On May 1, 1991, Lyte performs on “Yo! Unplugged Rap”, the first MTV Unplugged to feature rap artists, alongside A Tribe Called Quest, De La Soul and LL Cool J. In September 1991 Lyte releases her third album, Act Like You Know, where it goes to a new jack swing sound. Even though singles “Poor Georgie” and “When in Love” peaked at # 1 and # 3 on the Hot Rap Singles respectively, the album fell in the charts, only peaking at #102 on the Billboard 200 and #14 on the Top R&B/Hip-Hop Albums and reviews were generally mixed. That year she also participated in the socially conscious single “Heal Yourself” by the collective “HEAL Human Education Against Lies”, which also included Big Daddy Kane, Boogie Down Productions, Run-DMC, Queen Latifah and LL Cool J.
For 1992 she begins work on her next album, titled Ain’t No Other, which is released on June 22, 1993. On this album she returns to a more hardcore sound and has better performance, both critical and commercial. Thanks to the single “Ruffneck“, (her third song # 1 on the rap list, # 10 on the Hot R & B / Hip-Hop Songs and # 35 on the Billboard Hot 100), which sells half a million copies, she becomes the first female rapper to achieve gold certification as a solo artist, in addition to earning a Grammy Award nomination in the Best Rap Solo Performance category.
For the next few years, Lyte collaborates on pop star hits like Janet Jackson‘s You Want This and Brandy‘s I Wanna Be Down alongside Queen Latifah and Yo-Yo. She also participates in the rap version of Freedom, which was part of the soundtrack for the movie Panther and there were also Meshell Ndegeocello, Patra, Yo-Yo, Latifah, Salt-N-Pepa and Left Eye Lopes of TLC.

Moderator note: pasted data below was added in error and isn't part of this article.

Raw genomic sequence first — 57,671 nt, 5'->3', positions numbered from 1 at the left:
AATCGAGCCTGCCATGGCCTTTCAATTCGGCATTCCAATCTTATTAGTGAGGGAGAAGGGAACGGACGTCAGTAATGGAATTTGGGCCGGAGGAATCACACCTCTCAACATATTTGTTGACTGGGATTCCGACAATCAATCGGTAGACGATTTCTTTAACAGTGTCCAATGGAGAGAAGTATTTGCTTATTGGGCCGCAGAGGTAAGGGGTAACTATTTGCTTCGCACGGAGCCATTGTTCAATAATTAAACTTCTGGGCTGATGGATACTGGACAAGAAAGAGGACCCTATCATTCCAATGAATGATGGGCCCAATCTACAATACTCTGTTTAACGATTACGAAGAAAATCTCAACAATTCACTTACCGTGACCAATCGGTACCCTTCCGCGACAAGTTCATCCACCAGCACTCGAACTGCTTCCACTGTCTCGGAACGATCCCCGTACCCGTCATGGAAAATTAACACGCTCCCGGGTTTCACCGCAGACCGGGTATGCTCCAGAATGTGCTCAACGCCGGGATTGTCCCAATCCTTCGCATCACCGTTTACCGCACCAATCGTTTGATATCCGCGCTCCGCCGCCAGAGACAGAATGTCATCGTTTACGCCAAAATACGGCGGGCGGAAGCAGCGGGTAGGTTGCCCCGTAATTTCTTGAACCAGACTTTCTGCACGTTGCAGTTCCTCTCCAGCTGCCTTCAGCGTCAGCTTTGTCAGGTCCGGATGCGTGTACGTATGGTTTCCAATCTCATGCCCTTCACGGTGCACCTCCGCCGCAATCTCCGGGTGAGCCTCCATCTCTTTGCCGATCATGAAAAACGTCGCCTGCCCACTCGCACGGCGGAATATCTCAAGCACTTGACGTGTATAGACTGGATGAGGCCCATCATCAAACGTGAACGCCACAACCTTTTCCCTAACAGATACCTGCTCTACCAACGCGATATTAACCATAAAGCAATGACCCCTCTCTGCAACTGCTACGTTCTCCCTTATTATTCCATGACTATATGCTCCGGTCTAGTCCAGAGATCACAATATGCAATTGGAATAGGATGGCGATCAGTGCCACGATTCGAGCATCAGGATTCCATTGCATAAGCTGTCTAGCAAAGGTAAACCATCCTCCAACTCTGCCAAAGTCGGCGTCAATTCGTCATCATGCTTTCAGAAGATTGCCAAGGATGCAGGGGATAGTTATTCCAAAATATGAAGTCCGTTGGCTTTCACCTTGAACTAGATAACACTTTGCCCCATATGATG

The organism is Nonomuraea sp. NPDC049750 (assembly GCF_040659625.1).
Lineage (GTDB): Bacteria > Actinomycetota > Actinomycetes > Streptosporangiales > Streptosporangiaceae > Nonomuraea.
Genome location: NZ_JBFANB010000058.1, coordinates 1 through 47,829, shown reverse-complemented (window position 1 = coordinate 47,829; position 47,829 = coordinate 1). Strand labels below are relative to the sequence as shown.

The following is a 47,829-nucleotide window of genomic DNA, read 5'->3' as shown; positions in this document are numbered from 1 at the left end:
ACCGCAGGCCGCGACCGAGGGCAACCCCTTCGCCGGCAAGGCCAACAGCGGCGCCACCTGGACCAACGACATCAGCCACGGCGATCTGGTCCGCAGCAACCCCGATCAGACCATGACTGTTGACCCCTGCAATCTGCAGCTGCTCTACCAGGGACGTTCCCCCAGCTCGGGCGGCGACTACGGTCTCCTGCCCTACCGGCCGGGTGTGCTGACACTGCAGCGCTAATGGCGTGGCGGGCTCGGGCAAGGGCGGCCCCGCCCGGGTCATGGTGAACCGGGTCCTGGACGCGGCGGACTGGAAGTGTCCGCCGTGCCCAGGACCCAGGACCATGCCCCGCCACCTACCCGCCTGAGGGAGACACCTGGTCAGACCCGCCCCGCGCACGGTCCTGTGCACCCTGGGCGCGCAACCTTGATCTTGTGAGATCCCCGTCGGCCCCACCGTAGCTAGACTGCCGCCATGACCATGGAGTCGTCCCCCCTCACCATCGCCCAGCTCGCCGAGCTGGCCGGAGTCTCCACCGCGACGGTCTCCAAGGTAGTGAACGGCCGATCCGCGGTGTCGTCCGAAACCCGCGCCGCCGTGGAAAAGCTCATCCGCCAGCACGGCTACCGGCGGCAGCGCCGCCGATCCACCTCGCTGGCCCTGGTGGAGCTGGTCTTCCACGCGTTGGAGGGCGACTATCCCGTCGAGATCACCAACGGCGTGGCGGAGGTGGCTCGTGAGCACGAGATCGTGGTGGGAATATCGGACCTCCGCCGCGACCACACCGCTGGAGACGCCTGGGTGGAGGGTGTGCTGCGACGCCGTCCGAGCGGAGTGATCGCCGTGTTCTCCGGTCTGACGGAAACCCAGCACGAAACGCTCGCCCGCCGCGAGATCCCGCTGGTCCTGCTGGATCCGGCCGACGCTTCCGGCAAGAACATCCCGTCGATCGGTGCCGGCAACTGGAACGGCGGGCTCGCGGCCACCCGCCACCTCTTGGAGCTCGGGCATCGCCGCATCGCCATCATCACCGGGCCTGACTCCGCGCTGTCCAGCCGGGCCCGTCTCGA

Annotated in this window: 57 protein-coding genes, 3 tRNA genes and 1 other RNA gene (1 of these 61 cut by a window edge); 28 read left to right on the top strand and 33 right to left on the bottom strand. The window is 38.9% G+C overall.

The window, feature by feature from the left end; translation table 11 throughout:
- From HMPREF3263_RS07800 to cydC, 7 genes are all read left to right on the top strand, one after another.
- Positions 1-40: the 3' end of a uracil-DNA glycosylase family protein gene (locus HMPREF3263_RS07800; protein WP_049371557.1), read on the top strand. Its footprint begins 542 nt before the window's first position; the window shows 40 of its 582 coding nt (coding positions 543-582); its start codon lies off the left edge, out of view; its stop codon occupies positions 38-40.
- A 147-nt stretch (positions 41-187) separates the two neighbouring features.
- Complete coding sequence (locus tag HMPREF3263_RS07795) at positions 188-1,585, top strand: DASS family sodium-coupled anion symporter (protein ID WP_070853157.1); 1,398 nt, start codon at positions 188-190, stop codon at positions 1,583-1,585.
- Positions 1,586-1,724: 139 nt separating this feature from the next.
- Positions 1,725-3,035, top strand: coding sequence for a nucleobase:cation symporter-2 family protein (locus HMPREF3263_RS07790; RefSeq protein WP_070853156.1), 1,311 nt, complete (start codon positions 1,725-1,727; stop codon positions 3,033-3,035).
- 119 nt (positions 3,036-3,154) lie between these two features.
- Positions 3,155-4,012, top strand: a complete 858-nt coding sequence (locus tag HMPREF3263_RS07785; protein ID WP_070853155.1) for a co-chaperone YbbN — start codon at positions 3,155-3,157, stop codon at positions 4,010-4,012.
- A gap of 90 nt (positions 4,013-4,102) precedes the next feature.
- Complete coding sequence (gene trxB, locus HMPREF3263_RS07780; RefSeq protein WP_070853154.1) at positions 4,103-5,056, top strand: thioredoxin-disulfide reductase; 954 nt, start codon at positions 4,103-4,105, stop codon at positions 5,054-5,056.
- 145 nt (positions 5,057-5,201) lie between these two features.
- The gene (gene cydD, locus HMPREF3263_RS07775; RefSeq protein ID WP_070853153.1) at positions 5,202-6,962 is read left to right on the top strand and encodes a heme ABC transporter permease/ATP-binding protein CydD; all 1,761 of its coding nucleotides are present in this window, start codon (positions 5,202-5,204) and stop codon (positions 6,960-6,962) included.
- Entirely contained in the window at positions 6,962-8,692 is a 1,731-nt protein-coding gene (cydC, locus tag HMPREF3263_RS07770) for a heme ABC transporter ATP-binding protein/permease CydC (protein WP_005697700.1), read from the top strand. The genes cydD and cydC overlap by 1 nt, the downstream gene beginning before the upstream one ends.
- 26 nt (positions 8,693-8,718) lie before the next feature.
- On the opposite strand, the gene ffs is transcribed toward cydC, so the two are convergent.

In August 1996, after signing with Elektra Records affiliate East West and more than three years after her last job, Lyte released the fifth album of her career, Bad as I Wanna B. With a sound more oriented to R&B and dance music, it would be far from the critical recognition of her first albums, although it became one of the most commercially successful. On this album they would stand out mainly for having the two most commercially successful singles of their career: “Keep On Keepin’ On“, along with the R&B group Xscape (# 10 on the Billboard Hot 100 and # 3 on Hot R & B / Hip-Hop Songs and # 27 on the UK Singles Chart) and the Puff Daddy remix of his song “Cold Rock a Party“, (# 11 on the Billboard Hot 100, her fourth # 1 on the Hot Rap Songs chart and # 14 in the UK between other charts in Europe), in which Missy Elliott participates. With both she would achieve gold certifications in the US market, and for “Keep On Keepin ‘On” she also won a Soul Train Lady of Soul Awards in the category of best R&B, Soul or Rap video.
Her 1998 follow-up album, Seven & Seven, it received both lackluster commercial and critical reception, after which Lyte leaves East West Records.
Lyte released the independently produced record The Undaground Heat, featuring Jamie Foxx, in 2003, which was notable for the song “Ride Wit Me”. The single was nominated for both a Grammy and a BET Award.
MC Lyte’s song “My Main Aim” was the title song of the basketball video game NBA Live 2005 by EA Sports. In 2005, she released two songs produced by Richard “Wolfie” Wolf called “Can I Get It Now” and “Don’t Walk Away” (with Meechie). In 2007, she released a song called “Mad at Me” and, in 2008, two songs called “Juke Joint” and “Get Lyte”. In 2009, a song titled “Brooklyn” was released, as well as “Craven”.
“Dear John” (featuring Common & 10Beats) was released on September 9, 2014 and peaked on the Billboard Twitter Trending 140 chart at number three. After twelve years without an album, MC Lyte’s eighth album, Legend, came out on April 18, 2015. “Ball” (featuring Lil Mama & AV) and “Check” are also singles from the album.
MC Lyte – Cha Cha Cha
MC Lyte – Lyte As A Rock (Official Video)
MC Lyte – Poor Georgie
MC Lyte – Ruffneck (Official Video) [Explicit]